But first things first; to load our roll of 120 film we need to nudge the lever at the base to the unlock setting, at which point the entire camera back can be manually slid down and removed. Once we’ve isrted our roll of film to the left and threaded it through the take-up spool on the right, it’s a case of sliding the back into place again and advancing our loaded film until we see a number ‘1’ appear through the window on the camera back.
Aperture is adjusted via a four-way slider switch tucked on the underside of the lens barrel. Here there are four settings: cloudy, partially cloudy, sunny and pinhole – the later for if we want the more obvious and pronounced vignetting effect. Focus is adjusted by rotating the dial tucked within the rim at the front of the lens, with a choice of three available distance settings. The first option is between one and two metres from our subject, best suited to single person portraits. The second option is between two to four metres from our subject, which is better for group shots, or, finally, a focus distance setting of between four metres to infinity, which seems the best option for photographing landscapes. Rotating this toy-like lens dial doesn’t allow us to see any adjustments in real time through the cheap plastic optical viewfinder however. In fact, other than allowing us to get a vague idea of our compositional frame, the viewfinder is pretty useless. So, as usual with Lomography cameras, taking pictures is a ‘point and pray’ process of trial and error. Which should be looked on as part of the fun and enjoyment of using the Diana F+. If we want razor sharp, finely focused and perfectly exposed images then we’ll need to look elsewhere.
The Lomography Diana F+ is the usual frill-free image capture device we’ve come to expect from the brand, suitable for both beginner and enthusiast. At the same time it feels like there must be some sort of black magic involved in the fact that a camera this defiantly cheap and plastic-y is nevertheless capable of producing images.
Rather than via a shutter button being located on the top plate, this camera takes pictures via a downward flick of a shutter switch on the top hand side of the lens barrel.
It took us a while to get our head around it before using the camera, but essentially when we’ve shot our 12 exposures, the take-up spool becomes the exposed film spool, meaning we remove the film and spool in tandem when unloading.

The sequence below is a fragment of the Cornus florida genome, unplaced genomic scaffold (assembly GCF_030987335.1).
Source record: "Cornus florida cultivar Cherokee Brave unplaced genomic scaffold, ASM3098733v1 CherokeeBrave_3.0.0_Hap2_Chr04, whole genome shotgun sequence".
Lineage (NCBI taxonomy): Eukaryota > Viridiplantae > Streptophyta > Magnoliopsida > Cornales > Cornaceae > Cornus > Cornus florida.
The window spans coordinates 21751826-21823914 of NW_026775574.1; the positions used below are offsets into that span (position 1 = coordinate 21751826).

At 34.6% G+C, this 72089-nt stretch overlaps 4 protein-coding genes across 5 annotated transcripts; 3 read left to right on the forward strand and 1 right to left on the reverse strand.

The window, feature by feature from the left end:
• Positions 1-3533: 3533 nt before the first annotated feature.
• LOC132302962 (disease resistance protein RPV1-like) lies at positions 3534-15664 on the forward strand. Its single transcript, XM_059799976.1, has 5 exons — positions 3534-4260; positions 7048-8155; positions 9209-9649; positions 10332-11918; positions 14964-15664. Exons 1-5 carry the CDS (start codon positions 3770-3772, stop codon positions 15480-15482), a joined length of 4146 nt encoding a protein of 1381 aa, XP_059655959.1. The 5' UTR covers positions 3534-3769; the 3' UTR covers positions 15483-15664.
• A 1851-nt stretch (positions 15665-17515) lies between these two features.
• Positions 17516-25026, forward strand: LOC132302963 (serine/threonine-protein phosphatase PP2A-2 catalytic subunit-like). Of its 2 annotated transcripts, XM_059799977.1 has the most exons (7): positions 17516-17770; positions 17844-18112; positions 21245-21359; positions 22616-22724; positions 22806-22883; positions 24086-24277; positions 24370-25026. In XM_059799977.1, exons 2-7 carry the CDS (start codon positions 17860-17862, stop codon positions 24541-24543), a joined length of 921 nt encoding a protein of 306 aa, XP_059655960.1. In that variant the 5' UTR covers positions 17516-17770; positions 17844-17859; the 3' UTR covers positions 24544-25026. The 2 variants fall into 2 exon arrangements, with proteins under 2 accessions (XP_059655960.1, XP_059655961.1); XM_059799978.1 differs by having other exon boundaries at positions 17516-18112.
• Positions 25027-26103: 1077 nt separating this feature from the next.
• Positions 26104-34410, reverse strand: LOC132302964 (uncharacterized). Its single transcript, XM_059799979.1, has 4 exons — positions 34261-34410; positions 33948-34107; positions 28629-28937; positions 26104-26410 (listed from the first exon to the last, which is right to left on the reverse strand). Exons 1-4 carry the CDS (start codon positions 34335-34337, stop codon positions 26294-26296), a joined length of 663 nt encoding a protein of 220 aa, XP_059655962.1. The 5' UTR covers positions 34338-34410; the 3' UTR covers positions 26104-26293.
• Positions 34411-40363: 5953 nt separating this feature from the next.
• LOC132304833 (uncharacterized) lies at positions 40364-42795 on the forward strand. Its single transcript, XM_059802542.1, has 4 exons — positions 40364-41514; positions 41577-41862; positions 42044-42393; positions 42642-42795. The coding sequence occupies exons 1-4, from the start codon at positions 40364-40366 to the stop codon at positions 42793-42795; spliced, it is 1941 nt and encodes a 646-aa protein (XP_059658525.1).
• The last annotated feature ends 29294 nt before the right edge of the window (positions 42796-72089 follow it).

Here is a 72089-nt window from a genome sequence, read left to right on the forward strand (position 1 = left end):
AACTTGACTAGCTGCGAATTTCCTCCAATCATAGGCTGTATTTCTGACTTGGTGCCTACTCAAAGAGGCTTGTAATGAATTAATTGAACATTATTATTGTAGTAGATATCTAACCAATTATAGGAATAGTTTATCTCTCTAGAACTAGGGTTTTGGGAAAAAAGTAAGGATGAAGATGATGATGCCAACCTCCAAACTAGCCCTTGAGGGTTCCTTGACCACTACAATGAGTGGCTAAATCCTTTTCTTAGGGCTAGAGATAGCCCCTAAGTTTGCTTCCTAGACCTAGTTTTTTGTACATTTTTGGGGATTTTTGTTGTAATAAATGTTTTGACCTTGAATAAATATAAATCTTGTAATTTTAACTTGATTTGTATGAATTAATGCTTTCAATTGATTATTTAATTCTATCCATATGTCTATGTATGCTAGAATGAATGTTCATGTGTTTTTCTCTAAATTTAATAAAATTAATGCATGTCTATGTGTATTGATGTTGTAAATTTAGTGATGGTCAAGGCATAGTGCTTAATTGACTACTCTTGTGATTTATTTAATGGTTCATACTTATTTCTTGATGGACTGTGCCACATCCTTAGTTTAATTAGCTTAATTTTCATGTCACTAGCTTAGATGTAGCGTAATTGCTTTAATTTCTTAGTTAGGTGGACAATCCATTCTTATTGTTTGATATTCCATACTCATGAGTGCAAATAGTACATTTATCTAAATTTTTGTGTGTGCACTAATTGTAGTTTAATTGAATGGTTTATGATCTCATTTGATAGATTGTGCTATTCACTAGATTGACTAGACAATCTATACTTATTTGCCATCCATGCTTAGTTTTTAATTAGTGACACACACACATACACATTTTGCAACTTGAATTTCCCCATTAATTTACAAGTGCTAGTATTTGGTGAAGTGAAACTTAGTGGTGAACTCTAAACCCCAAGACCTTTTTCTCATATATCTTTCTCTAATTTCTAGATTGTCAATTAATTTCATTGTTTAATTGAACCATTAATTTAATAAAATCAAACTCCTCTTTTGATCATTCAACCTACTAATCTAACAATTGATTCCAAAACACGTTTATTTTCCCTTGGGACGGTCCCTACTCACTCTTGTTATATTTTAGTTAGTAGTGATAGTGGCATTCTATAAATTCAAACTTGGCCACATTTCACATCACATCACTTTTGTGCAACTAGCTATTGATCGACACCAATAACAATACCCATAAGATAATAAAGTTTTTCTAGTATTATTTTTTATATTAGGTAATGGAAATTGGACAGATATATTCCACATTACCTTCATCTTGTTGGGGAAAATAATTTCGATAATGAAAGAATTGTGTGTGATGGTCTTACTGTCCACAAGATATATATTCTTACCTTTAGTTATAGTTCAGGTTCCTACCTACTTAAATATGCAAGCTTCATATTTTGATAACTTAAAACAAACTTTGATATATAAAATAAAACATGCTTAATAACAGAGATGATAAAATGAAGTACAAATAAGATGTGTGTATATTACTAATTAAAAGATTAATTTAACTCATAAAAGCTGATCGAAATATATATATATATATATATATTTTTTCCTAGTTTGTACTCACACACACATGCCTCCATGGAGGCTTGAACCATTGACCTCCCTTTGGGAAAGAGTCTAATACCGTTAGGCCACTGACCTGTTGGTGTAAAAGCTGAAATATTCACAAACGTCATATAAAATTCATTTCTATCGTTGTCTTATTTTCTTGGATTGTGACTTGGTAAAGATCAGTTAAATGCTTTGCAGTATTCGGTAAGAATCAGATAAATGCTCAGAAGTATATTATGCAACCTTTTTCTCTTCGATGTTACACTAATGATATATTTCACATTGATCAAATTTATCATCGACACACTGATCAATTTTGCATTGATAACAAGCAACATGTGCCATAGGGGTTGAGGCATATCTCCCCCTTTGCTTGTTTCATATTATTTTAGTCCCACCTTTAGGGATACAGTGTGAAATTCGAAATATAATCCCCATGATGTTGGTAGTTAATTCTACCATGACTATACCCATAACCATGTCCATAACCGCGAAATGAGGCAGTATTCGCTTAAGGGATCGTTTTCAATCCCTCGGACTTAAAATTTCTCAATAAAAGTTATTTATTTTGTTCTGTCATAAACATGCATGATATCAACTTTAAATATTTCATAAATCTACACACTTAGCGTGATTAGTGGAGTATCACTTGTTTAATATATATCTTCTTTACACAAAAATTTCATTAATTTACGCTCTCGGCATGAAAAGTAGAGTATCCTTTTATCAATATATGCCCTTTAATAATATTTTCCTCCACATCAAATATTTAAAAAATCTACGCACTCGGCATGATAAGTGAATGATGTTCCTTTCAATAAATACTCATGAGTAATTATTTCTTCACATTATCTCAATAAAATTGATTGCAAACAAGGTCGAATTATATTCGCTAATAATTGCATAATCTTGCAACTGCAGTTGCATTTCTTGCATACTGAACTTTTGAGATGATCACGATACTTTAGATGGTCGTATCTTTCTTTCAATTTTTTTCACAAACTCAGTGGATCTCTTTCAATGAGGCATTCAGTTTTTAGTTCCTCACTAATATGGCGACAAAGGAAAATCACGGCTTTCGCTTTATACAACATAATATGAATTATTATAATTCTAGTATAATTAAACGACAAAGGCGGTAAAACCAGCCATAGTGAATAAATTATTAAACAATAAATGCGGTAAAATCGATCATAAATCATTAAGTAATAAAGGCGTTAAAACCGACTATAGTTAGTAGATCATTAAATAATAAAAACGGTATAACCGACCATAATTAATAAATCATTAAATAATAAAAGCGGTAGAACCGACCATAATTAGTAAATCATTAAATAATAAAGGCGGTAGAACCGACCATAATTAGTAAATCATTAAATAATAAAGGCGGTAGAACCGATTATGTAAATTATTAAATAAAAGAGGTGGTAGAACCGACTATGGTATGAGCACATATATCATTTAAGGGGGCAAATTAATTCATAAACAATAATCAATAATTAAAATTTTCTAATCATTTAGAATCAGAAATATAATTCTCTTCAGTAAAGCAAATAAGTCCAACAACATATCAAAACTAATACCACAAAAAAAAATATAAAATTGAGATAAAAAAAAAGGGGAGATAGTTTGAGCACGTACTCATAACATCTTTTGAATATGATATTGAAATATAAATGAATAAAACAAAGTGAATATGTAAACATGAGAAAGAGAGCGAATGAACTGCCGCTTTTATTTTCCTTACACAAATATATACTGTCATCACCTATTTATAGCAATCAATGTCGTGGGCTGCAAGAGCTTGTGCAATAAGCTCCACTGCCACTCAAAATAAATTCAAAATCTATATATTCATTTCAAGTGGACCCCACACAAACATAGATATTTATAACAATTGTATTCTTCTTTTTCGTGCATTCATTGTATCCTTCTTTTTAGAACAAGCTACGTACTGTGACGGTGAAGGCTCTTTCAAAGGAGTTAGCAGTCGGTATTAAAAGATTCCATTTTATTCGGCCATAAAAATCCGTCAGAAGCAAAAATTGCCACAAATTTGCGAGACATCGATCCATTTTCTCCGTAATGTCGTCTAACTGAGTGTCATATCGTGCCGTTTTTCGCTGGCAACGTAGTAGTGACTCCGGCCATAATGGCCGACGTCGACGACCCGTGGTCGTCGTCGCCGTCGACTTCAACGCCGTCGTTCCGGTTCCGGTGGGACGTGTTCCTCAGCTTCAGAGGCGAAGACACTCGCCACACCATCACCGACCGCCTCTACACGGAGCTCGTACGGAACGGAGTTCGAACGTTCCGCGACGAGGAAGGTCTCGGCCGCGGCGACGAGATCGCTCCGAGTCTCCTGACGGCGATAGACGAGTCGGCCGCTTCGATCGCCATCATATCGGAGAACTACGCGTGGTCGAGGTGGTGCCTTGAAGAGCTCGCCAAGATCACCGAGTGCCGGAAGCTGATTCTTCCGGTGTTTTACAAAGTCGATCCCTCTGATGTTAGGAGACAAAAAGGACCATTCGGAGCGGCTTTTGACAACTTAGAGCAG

It’s good practice to then take out the now empty film spool from the left hand compartment, and it move it over to the right, where it becomes the take-up spool for our next 120 film roll.
Until the penny dropped we were initially confused to find our film spool in the left hand compartment when YouTube demonstration videos on how to load the camera showed it positioned on the right. Having familiarised ourselves though, it wasn’t an issue going forward. Before taking the exposed roll of film out, it’s similarly good practice to wind on a little further than we think we need after all 12 frames have been exposed, just to be on the safe side.
Lomography offers a very broad range of very affordable and slightly less affordable point and shoot film cameras, including several to bear the Diana name s touched on in our introduction. Having used its 35mm Sprocket Rocket before the Diana F+, we appreciated the locking mechanism at the base of the latter. With the ‘Rocket we were never quite sure if its plastic back would inadvertently pop off and expose the loaded film in the heat of the action. The alternative to getting a new film camera from Lomography is to go the second hand route of course, though here prices have been creeping up. Nevertheless we did manage to find quite a few Kodak, Agfa and Halina vintage 120 roll film cameras on the world’s biggest auction site for cheaper than, or comparable to, the contemporary era Diana F+.
Nobody would choose the Lomography Diana F+ as their one and only dedicated, standalone camera. You’re much more likely to purchase one if you already have an extensive collection of high tech gadgets and gizmos and are actively seeking something a bit more rough and ready, irrational as that may seem, for results that stand out from the crowd.
Fashioned from plastic that audibly creaks when the camera is in use, the accent here is on fun rather than gallery quality photography. That said, double exposures with the camera, intentional or not, plus vignetting would be classified as ‘art’ by some.
Ultimately it’s best if we don’t have high expectations – the hit and miss nature is all part of the Lomography’s plastic novelty-like charm after all. So it’s best to simply embrace the low-fi madness. The naturally curious and the creative minded are the ones who will get the most out of Lomography’s Diana F+.